At various moments during the interview Peter and Everdeen both mentioned how the other person made them a better individual. Everdeen spoke about the beginning of their relationship: "He made me feel like marriage material; he was not afraid of his feelings for me." With Peter, she embraced how he was "reckless with his feelings and it didn't scare" her. He was able to see the mature, pleasant woman who was worthy to be loved with a reckless love and wanted to make that known to her from the beginning. For Peter, Everdeen continually bestowed to him a "non-anxious presence of maturity." In thinking about their wedding day, he said, "For an anxious person who worries, it was a day of peace. It all came together in a day of 'us.'" Everdeen soothes the anxiety Peter feels. Her presence speaks to the still parts of who he is and allows him to access moments of tranquility in the midst of anxiety. The other of their spouse creates a space for them to each employ the seemingly distance parts of who they are as individuals.
Literature states that marriage dissolution involves largely destructive patterns of behavior resulting in marriage satisfaction determined by constructive patterns of behavior: "Destructive behaviors include overtly negative reactions to marital problems such as yelling, insults, criticism, belligerence, and contempt. Constructive behaviors involve overly positive reactions such as saying nice things, calmly discussing the problem, and actively listening...destructive behaviors in marriage result in negative evaluations of marriage and declines in marital satisfaction and stability, whereas constructive behaviors lead to improvements in evaluations of marriage and increases in marital satisfaction and stability" (Birditt, Brown, Orbuch, & McIlvane, 2010, p. 1189).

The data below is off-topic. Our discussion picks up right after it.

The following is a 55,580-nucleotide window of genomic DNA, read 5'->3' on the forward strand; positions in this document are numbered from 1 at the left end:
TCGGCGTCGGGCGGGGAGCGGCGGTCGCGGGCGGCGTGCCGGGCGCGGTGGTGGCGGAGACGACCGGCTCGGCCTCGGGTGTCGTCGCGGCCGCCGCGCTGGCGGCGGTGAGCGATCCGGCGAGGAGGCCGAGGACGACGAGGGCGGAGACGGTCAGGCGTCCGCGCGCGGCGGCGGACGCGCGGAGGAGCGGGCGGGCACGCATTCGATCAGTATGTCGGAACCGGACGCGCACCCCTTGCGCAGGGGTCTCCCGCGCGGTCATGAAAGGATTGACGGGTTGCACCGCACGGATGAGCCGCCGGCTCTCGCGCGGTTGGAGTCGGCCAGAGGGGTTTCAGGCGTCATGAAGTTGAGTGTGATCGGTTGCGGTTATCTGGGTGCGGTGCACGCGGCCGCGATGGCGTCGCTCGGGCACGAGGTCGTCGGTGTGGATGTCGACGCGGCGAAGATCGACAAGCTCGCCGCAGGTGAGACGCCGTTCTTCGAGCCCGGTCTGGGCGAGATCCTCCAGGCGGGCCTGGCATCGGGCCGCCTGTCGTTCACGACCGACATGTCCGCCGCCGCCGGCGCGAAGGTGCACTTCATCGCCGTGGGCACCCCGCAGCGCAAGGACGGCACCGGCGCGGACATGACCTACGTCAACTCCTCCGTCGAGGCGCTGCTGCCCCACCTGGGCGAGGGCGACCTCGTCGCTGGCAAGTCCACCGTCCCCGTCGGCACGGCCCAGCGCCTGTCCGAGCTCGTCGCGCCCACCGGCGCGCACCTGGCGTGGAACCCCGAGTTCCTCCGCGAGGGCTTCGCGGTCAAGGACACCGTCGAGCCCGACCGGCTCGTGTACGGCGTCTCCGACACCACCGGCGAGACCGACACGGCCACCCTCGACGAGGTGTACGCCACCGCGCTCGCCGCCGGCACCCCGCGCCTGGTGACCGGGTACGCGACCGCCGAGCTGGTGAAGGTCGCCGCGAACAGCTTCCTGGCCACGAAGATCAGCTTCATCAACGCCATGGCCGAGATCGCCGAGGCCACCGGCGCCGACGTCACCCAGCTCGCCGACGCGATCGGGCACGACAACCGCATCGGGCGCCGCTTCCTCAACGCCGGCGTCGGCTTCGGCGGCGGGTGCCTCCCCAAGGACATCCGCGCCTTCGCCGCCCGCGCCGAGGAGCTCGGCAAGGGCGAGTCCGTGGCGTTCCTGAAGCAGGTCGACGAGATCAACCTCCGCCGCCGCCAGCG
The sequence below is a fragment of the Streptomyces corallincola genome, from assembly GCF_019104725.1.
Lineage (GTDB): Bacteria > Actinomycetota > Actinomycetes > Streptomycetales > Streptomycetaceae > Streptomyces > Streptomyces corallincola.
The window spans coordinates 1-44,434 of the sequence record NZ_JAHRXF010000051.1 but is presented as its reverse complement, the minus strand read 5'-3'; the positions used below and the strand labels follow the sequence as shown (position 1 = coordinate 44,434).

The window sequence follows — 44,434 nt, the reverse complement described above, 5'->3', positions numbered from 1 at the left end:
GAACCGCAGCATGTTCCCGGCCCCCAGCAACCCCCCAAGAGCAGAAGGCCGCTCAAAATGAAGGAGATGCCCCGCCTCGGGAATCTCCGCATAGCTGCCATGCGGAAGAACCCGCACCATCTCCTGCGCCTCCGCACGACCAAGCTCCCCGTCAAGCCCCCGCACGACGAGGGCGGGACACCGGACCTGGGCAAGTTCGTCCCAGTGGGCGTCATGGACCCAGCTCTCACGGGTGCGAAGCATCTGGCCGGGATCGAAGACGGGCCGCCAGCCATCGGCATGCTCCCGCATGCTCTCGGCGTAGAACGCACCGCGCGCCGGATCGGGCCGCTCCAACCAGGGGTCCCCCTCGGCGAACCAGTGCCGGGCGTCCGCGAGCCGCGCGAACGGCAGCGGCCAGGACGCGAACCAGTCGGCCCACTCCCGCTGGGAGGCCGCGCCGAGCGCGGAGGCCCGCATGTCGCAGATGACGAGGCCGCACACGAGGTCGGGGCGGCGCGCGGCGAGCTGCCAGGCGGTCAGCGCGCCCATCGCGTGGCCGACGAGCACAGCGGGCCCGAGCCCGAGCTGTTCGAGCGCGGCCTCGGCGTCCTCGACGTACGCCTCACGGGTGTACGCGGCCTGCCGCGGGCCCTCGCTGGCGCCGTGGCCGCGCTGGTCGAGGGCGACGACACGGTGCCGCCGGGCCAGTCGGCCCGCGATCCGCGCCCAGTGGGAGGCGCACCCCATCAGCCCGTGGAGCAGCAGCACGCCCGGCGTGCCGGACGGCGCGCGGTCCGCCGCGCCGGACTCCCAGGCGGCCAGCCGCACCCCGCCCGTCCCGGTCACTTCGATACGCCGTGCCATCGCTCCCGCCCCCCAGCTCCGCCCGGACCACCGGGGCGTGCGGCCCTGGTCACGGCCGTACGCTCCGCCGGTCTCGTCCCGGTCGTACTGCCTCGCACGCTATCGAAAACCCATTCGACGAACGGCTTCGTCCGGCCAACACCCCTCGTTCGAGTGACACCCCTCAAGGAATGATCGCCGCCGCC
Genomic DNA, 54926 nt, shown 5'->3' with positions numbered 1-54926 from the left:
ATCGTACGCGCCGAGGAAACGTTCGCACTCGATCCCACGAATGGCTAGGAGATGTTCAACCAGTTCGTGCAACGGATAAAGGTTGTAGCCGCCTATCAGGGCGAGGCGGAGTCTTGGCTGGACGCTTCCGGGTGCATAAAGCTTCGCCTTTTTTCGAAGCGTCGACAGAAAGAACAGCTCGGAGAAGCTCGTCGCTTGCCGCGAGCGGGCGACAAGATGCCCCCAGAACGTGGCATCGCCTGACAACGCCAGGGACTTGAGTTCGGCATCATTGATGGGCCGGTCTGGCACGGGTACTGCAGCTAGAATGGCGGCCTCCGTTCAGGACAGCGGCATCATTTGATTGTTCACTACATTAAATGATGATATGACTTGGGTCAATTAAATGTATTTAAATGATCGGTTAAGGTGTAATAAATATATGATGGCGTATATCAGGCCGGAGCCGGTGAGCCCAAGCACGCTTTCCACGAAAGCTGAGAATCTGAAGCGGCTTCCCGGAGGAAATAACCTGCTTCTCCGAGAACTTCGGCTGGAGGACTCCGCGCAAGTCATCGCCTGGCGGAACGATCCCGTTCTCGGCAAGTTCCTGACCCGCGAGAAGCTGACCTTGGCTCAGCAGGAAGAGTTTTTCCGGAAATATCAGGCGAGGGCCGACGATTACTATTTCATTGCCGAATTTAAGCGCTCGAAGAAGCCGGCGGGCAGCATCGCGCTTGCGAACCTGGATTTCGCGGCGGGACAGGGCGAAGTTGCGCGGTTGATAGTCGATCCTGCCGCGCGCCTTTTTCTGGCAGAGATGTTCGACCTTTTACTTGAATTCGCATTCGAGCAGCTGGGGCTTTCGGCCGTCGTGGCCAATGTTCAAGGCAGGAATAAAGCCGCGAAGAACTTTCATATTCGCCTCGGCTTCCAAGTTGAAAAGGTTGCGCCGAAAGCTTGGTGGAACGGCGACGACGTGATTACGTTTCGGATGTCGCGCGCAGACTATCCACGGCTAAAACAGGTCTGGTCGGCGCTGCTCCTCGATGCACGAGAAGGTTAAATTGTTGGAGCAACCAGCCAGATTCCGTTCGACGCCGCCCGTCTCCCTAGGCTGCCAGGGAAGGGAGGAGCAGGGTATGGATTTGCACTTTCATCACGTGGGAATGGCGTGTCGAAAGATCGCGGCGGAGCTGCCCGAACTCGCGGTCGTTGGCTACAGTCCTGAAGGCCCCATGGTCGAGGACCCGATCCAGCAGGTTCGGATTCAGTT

Regardless of the position a couple takes on having a successful marriage, research says that "marital satisfaction is a strong predictor of life satisfaction and well-being" (Fincham & Beach, 2010, p. 634). The overall well-being of individuals largely depends (for those in a marriage) on the level of satisfaction in the marriage. Overall health of the individual demands more than simply avoiding negative interactions: "health is not merely the absence of illness, some marital researchers have explicitly focused on the need for more attention to positive marital processes and the emergence of a thriving literature on forgiveness in marriage suggests that this shift is underway" (Fincham & Beach, 2010, p. 635).
Marriage research is beginning to consider the corollary between healthy relationships and forgiveness in relationship. In the past "family researchers have paid too much attention to conflict and too little attention to positive interpersonal processes, such as forgiveness and sacrifice, in understanding martial quality and stability. A shift away from a focus on poor communication and conflict to positive aspects of marital interaction appears to be a promising for future research" (Amato, 2010, p. 653). Learning how to offer forgiveness necessitates a new way of doing relationship. Therefore "when spouses have poor relationship skills, couples experience negative relationship outcomes, but only when few expressions of positive affect are exchanged between partners" (p. 651). The process of learning how to forgive and accept transpires through the initial positive characteristics of attraction.